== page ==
It is this vulnerability, this willingness to step up and take risks, that disappears in those moments of denial and doubt, but reappears when the love of his savior is reaffirmed, and again when Spirit arrives, reigniting his passion.

And when the church is birthed out of Peter’s willingness to stand and speak at the Pentecost festival, the believers live into this commandment of Jesus…   

We are told that they shared everything among themselves, that they met regularly, that they ate together often and that they sold property to assure that no one went without.

They loved one another.

They let each other know what they needed, and they looked out for what their neighbors were lacking.

They were the beloved community.
They were dependent on one another.

They weren’t perfect, of course. There were conflicts and falling outs.  And Lord knows, the church has only grown in its complexity and in its capacity for conflicts and falling outs in the intervening centuries.

But the fact remains as true as ever that we were made in the image of the triune God, the God in three persons, the God who knew that it was not good for humankind to try to go it alone, and thus created a partnership between our first parents.

The story of the fall isn’t about a talking snake or about Adam and Eve being foolish or even about what God did or didn’t know in advance. The story is about humanity coming to understand the nature of good and the nature of evil, and the fact that we can and do choose between them each and every day.  Many many times each and every day.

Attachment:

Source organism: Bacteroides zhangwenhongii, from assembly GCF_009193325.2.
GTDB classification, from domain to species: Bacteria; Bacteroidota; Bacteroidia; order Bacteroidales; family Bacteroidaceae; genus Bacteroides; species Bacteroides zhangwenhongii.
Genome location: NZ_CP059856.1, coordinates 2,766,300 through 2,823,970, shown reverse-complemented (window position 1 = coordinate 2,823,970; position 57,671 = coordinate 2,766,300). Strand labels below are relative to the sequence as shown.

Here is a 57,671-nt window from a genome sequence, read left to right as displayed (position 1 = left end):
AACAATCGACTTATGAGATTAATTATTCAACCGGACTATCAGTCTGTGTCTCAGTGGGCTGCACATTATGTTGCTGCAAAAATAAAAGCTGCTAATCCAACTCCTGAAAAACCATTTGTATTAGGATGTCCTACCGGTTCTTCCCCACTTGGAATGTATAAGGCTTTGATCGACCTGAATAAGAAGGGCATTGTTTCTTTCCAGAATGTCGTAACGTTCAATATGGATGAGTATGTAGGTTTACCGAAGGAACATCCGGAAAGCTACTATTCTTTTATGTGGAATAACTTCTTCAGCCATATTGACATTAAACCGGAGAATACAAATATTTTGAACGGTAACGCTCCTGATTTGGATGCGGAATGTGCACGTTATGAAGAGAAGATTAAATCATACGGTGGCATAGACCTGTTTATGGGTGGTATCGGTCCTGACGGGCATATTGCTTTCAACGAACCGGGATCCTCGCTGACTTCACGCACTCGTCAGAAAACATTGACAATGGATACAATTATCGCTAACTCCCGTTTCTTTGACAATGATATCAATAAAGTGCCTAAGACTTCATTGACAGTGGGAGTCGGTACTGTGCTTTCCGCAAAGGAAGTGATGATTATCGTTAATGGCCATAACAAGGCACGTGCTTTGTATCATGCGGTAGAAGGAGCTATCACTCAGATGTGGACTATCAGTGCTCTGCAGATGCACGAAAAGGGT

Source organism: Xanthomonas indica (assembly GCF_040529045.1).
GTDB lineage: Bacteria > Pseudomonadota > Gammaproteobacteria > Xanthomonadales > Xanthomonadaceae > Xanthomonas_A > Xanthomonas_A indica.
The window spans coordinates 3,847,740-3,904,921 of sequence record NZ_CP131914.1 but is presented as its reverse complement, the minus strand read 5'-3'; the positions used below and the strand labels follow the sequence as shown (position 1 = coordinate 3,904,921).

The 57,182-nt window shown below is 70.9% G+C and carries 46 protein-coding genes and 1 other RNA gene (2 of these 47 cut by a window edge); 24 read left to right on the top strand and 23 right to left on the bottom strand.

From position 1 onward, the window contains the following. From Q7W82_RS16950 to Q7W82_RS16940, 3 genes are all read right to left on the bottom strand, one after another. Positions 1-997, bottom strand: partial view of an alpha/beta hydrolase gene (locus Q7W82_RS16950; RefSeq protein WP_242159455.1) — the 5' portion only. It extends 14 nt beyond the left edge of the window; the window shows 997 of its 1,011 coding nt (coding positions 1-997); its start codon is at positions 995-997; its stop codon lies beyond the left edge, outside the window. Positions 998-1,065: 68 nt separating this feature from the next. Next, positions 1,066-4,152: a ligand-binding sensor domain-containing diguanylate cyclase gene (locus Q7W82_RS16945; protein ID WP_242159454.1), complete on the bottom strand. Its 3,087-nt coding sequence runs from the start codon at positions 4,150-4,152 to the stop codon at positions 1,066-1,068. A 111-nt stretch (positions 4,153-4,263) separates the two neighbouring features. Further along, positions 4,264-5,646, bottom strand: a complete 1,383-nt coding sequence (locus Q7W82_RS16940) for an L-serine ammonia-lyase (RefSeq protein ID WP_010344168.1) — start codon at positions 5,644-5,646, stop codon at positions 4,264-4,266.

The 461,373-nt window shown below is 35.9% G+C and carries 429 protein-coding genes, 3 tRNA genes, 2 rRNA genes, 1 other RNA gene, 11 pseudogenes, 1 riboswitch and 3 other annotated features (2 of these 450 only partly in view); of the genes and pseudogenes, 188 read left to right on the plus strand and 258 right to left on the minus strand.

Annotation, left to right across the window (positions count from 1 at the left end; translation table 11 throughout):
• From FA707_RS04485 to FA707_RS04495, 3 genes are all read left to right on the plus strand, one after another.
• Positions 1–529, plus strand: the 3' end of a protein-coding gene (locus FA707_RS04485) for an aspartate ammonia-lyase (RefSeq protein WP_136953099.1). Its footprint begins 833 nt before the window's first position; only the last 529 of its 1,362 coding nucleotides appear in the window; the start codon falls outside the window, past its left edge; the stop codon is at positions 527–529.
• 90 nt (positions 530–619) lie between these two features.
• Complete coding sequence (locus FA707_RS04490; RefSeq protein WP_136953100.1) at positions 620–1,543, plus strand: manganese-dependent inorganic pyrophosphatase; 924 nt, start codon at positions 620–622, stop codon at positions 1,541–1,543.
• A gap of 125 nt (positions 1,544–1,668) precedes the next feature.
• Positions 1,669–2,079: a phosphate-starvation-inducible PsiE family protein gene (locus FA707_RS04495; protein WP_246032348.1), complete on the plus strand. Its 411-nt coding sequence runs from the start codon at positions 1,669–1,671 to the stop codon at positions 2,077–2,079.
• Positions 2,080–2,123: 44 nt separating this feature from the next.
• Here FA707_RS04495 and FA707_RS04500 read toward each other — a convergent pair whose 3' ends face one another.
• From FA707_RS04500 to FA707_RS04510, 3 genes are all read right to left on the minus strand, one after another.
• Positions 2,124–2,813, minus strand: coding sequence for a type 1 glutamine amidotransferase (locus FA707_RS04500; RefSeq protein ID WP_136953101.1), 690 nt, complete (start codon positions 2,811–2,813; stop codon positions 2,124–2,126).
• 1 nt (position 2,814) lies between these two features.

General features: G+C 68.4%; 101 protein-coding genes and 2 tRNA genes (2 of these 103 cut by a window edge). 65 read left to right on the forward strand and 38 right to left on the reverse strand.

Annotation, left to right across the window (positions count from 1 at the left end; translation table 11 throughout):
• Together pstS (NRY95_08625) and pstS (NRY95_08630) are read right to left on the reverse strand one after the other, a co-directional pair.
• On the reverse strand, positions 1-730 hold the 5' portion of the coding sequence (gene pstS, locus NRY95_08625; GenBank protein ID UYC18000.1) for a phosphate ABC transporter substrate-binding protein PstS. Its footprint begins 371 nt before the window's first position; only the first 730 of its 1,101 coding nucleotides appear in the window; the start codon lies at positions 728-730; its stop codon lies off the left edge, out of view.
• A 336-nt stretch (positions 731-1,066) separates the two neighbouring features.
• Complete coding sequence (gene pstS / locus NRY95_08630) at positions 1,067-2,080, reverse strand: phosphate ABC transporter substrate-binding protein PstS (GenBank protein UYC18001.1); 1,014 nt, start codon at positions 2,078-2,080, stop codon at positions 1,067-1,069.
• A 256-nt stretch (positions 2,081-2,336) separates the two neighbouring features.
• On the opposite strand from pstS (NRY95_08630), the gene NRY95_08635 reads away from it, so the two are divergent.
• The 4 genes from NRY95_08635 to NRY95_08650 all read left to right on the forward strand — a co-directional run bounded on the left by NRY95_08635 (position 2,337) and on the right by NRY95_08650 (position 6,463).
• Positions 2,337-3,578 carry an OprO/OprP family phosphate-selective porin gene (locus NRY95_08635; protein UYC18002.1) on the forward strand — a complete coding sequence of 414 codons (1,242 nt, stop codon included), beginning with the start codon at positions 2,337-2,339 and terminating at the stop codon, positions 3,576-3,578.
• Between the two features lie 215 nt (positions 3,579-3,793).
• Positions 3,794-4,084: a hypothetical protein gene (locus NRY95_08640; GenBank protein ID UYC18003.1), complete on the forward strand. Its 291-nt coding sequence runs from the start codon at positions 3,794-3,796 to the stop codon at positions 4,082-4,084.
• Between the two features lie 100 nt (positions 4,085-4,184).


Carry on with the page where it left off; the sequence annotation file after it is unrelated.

The story is about our desire to be part of a world at peace, a world in which we are in a perfect loving relationship with God and with all of Creation.

The stories that follow, of Noah and Abram, of the Tower of Babel, of all the patriarchs and matriarchs, all the kings and prophets and idols and their messes… All of those stories give hope to succeeding generation,  showing and telling us that we are not alone in our mess, that our God still loves us, still has hope for us, and still longs for us to choose love over power, to choose love over gain, to choose love over violence,  to choose love over fear.  

And isn’t that the story of Jesus?   

Love made human, love who gave up power, love who trusted friends and strangers to provide lodging and meals, love who turned the other cheek and forgave those who nailed him to a cross, love that feared nothing and conquered the very thing we fear the most – death.

The story of our nation is just as messy, just as full of prideful and stiff-necked people, with a culture equally prone to idolatries and violence as the patriarchs and matriarchs in the Old Testament, and the pharisees, sadducees, scribes and Romans in the New Testament.

The desire for independence from England, to be able to determine our own future was partly based on strength, but also on fear…Fear that the ones we depended on might turn on us, or abandon us, fear of an unknown future, fear of the unknown other. Similar fears drove leaders of the confederate states to withdraw from the union.  And we see it again in the British referendum to withdraw from the European Union.